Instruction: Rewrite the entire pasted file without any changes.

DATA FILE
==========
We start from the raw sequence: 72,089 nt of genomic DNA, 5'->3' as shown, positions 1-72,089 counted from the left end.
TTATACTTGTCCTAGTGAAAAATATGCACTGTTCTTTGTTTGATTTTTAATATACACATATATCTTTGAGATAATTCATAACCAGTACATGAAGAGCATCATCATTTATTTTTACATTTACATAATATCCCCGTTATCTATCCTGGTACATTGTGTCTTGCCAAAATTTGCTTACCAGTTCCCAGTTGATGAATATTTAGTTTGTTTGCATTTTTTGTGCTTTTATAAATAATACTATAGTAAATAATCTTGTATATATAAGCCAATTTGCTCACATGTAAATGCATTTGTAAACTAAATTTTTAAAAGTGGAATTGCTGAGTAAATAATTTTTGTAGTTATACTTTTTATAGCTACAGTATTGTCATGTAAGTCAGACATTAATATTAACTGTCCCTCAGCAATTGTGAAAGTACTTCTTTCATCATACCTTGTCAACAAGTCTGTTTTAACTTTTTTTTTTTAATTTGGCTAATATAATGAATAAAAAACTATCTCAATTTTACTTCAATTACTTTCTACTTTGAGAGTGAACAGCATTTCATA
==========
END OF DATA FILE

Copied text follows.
We start from the raw sequence: 72,089 nt of genomic DNA, 5'->3' as shown, positions 1-72,089 counted from the left end.
TTATACTTGTCCTAGTGAAAAATATGCACTGTTCTTTGTTTGATTTTTAATATACACATATATCTTTGAGATAATTCATAACCAGTACATGAAGAGCATCATCATTTATTTTTACATTTACATAATATCCCCGTTATCTATCCTGGTACATTGTGTCTTGCCAAAATTTGCTTACCAGTTCCCAGTTGATGAATATTTAGTTTGTTTGCATTTTTTGTGCTTTTATAAATAATACTATAGTAAATAATCTTGTATATATAAGCCAATTTGCTCACATGTAAATGCATTTGTAAACTAAATTTTTAAAAGTGGAATTGCTGAGTAAATAATTTTTGTAGTTATACTTTTTATAGCTACAGTATTGTCATGTAAGTCAGACATTAATATTAACTGTCCCTCAGCAATTGTGAAAGTACTTCTTTCATCATACCTTGTCAACAAGTCTGTTTTAACTTTTTTTTTTTAATTTGGCTAATATAATGAATAAAAAACTATCTCAATTTTACTTCAATTACTTTCTACTTTGAGAGTGAACAGCATTTCATA